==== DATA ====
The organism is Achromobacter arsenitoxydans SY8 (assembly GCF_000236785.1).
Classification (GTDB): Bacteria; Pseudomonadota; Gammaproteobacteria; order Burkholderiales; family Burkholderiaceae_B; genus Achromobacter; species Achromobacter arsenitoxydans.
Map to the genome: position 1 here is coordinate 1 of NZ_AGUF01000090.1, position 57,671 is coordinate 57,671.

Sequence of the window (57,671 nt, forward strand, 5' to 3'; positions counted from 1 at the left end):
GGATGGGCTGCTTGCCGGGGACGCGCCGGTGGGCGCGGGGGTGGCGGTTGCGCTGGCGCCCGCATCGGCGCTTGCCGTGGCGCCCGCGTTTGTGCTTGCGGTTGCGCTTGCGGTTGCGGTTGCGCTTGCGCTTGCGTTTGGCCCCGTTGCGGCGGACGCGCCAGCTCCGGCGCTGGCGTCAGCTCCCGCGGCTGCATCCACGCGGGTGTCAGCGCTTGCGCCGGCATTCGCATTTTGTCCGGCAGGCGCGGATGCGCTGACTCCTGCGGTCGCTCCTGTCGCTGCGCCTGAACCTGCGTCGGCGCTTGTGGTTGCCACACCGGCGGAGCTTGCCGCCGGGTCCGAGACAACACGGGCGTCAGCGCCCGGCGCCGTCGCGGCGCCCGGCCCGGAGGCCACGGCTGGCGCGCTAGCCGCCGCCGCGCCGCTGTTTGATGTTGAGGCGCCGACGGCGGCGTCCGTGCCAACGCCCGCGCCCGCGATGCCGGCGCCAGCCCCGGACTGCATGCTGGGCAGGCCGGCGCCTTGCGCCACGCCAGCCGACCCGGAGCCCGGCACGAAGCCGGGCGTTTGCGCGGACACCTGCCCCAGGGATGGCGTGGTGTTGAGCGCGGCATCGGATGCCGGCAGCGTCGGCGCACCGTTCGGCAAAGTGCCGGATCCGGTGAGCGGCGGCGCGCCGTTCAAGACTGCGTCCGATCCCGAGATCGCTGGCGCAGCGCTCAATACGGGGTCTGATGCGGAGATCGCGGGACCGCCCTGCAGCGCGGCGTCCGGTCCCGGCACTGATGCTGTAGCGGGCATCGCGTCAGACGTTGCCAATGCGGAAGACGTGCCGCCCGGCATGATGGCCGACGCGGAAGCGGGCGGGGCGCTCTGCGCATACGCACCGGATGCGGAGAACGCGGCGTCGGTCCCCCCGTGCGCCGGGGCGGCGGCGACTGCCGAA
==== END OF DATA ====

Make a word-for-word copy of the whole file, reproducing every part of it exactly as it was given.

The organism is Achromobacter arsenitoxydans SY8 (assembly GCF_000236785.1).
Classification (GTDB): Bacteria; Pseudomonadota; Gammaproteobacteria; order Burkholderiales; family Burkholderiaceae_B; genus Achromobacter; species Achromobacter arsenitoxydans.
Map to the genome: position 1 here is coordinate 1 of NZ_AGUF01000090.1, position 57,671 is coordinate 57,671.

Sequence of the window (57,671 nt, forward strand, 5' to 3'; positions counted from 1 at the left end):
GGATGGGCTGCTTGCCGGGGACGCGCCGGTGGGCGCGGGGGTGGCGGTTGCGCTGGCGCCCGCATCGGCGCTTGCCGTGGCGCCCGCGTTTGTGCTTGCGGTTGCGCTTGCGGTTGCGGTTGCGCTTGCGCTTGCGTTTGGCCCCGTTGCGGCGGACGCGCCAGCTCCGGCGCTGGCGTCAGCTCCCGCGGCTGCATCCACGCGGGTGTCAGCGCTTGCGCCGGCATTCGCATTTTGTCCGGCAGGCGCGGATGCGCTGACTCCTGCGGTCGCTCCTGTCGCTGCGCCTGAACCTGCGTCGGCGCTTGTGGTTGCCACACCGGCGGAGCTTGCCGCCGGGTCCGAGACAACACGGGCGTCAGCGCCCGGCGCCGTCGCGGCGCCCGGCCCGGAGGCCACGGCTGGCGCGCTAGCCGCCGCCGCGCCGCTGTTTGATGTTGAGGCGCCGACGGCGGCGTCCGTGCCAACGCCCGCGCCCGCGATGCCGGCGCCAGCCCCGGACTGCATGCTGGGCAGGCCGGCGCCTTGCGCCACGCCAGCCGACCCGGAGCCCGGCACGAAGCCGGGCGTTTGCGCGGACACCTGCCCCAGGGATGGCGTGGTGTTGAGCGCGGCATCGGATGCCGGCAGCGTCGGCGCACCGTTCGGCAAAGTGCCGGATCCGGTGAGCGGCGGCGCGCCGTTCAAGACTGCGTCCGATCCCGAGATCGCTGGCGCAGCGCTCAATACGGGGTCTGATGCGGAGATCGCGGGACCGCCCTGCAGCGCGGCGTCCGGTCCCGGCACTGATGCTGTAGCGGGCATCGCGTCAGACGTTGCCAATGCGGAAGACGTGCCGCCCGGCATGATGGCCGACGCGGAAGCGGGCGGGGCGCTCTGCGCATACGCACCGGATGCGGAGAACGCGGCGTCGGTCCCCCCGTGCGCCGGGGCGGCGGCGACTGCCGAA